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2 Research and Development on Geological Disposal of High-Level Radioactive Waste

R&D Supporting the Technology and Reliability of Geological Disposal in Japan

Fig.2-1 Concept of geological disposal

Fig.2-1 Concept of geological disposal

 

Fig.2-2 JAEA's R&D activities on geological disposal technology
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Fig.2-2 JAEA's R&D activities on geological disposal technology


High-level radioactive waste (hereafter, HLW) is generated when we utilize nuclear power. In Japan, reprocessing is done to recover uranium and plutonium remaining in spent fuel from power generating reactors, for recycling into useful fuel. The liquid remaining after such retrieval is finished is vitrified to produce a chemically and physically stable glass, which is HLW. International consensus has been reached that HLW can be disposed of in stable deep geological strata (geological disposal) so as to be isolated from human environments for a long term. Waste glass inserted in an over pack (e.g. carbon steel) with a bentonite buffer around that will be placed at a depth below 300m in the Japanese proposal (Fig.2-1).

For initiating repository operation in the late 2030s, the Nuclear Waste Management Organization of Japan (NUMO), with responsibility for implementing geological disposal of HLW, is now calling for municipalities to volunteer as candidate siting areas and be surveyed, which is the first stage in the final disposal project. The first application came this January from Toyo town, Kochi prefecture, but it was withdrawn after the subsequent mayoral election in April.

To ensure safe implementation of geological disposal, we have conducted R&D in various fields, e.g. geoscientific research, engineering development, and performance assessment (PA) of the geological disposal system.

A particular JAEA R&D activity is to promote the projects of two Underground Research Laboratories (URLs): one at Mizunami city situated in crystalline rock and the other at Horonobe town situated in sedimentary rock (Fig.2-2). The results of the 1st R&D Phase (investigations from the surface) were entered in the 2006 report. Phase 2, excavation of shafts and drifts, is underway. Research on geological phenomena such as fault and volcanic activities also has progressed.

At the same time, we are conducting laboratory experimental studies at the Tokai research center. The relatively large-scale and non-radioactive experiments, performance assessment of the multibarrier system supported by extensive computer analysis, and research to obtain basic data concerning the chemical properties and migration behavior of radionuclides under geological disposal conditions have been carried out. These studies are linked with the geological environment data obtained from the URLs. In 2006, JAEA s diffusion database of radionuclides was released on the Web to serve as an important tool for safety assessment.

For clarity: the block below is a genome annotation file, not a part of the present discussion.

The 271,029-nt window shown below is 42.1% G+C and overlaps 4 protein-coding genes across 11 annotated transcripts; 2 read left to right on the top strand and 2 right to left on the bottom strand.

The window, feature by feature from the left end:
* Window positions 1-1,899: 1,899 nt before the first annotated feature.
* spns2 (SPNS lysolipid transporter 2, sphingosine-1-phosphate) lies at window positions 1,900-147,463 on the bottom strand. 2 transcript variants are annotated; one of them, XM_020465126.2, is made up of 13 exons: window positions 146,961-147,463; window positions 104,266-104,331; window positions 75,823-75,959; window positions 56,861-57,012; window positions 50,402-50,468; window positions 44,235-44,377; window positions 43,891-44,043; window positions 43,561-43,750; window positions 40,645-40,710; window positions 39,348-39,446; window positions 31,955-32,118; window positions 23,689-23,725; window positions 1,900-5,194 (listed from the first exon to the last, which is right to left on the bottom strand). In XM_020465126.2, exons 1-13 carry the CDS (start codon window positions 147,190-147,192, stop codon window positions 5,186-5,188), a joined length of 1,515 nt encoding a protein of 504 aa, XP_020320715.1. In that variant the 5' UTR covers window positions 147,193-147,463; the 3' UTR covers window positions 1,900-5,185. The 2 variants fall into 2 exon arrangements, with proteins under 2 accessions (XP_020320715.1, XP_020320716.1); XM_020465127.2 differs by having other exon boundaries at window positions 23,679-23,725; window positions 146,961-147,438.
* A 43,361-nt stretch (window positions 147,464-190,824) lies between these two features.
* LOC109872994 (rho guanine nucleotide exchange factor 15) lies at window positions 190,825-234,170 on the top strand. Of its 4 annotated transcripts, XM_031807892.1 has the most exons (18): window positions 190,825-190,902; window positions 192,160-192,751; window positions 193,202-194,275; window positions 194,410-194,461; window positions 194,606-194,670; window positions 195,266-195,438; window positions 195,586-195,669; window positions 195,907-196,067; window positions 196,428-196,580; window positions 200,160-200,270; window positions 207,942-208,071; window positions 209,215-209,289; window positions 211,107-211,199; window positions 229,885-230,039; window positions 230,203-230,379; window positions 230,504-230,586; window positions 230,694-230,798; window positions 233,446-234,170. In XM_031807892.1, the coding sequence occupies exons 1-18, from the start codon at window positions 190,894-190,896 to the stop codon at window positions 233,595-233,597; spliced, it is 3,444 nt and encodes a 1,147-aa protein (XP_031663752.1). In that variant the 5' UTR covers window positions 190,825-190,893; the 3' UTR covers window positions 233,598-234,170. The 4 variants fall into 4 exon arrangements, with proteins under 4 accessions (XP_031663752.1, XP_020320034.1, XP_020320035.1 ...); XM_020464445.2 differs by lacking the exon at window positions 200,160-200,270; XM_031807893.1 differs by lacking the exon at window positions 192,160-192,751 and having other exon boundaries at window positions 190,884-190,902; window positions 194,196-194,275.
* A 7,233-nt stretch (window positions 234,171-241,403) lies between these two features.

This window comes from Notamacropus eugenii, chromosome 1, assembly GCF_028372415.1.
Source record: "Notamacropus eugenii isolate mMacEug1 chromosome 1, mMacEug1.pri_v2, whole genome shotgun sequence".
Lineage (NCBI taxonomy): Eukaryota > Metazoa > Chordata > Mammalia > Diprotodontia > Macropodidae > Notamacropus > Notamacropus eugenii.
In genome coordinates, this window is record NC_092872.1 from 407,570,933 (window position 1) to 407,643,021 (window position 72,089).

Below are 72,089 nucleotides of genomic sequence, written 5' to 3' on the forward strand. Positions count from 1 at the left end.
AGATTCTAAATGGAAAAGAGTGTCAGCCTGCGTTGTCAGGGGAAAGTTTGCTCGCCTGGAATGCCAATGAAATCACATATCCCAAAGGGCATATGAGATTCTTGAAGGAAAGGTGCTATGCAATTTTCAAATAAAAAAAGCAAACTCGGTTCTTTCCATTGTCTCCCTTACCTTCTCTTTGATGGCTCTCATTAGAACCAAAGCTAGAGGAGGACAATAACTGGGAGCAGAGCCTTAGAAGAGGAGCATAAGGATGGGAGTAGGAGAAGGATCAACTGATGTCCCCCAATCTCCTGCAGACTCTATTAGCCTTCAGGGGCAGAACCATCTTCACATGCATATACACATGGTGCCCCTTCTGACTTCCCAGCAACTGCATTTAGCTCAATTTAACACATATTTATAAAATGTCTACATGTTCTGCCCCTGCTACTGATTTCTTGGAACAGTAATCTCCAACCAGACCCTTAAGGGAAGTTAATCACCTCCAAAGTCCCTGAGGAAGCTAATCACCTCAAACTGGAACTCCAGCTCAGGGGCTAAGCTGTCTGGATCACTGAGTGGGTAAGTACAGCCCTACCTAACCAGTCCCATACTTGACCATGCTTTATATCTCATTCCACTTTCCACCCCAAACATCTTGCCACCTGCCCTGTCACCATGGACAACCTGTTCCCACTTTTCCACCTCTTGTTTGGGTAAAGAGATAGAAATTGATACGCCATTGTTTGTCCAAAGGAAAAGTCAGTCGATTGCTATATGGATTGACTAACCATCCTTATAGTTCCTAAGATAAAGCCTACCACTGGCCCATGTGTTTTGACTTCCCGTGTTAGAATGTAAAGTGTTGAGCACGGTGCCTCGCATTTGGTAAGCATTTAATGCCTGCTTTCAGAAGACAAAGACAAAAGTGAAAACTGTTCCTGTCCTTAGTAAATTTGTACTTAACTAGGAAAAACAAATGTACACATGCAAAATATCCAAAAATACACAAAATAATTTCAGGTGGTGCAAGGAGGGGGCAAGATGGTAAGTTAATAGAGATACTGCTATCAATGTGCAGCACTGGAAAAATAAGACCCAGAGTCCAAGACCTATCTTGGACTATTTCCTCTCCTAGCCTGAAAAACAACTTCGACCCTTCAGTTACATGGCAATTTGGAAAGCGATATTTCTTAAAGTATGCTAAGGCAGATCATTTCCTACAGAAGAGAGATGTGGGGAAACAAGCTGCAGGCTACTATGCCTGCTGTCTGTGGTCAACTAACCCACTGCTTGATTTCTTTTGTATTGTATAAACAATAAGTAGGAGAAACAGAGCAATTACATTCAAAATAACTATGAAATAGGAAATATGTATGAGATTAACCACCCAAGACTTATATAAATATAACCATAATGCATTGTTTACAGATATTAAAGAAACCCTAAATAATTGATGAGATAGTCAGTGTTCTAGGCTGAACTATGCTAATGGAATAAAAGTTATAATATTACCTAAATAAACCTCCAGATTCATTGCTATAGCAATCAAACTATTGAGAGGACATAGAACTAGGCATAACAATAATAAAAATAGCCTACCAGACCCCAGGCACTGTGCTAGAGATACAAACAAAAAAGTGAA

Geological disposal of HLW will be a long term project of more than one hundred years. It is supported by huge amounts of extremely diverse information which must be organized to reveal multiple lines of evidence relevant to safety. Management of knowledge is a very important issue for this long-term disposal program. JAEA has conducted a project to develop the next generation novel knowledge management system (KMS). Various evidence and information derived from a wide range of R&D activities will be managed systematically and made transmittable in a knowledge base in the KMS. In March 2007, the base-line design of KMS was completed.

In July 2005, a "Geological Disposal R&D Coordination Council" was established to coordinate wide ranging R&D which is being carried out by JAEA and ANRE (Agency for Natural Resources and Energy). In this council, JAEA and related R&D organizations have discussed their respective roles, created a co-operation framework to integrate R&D results into a database, and prepared a roadmap for the implementation of geological disposal. The roadmap was reported at an open council symposium in March 2007.


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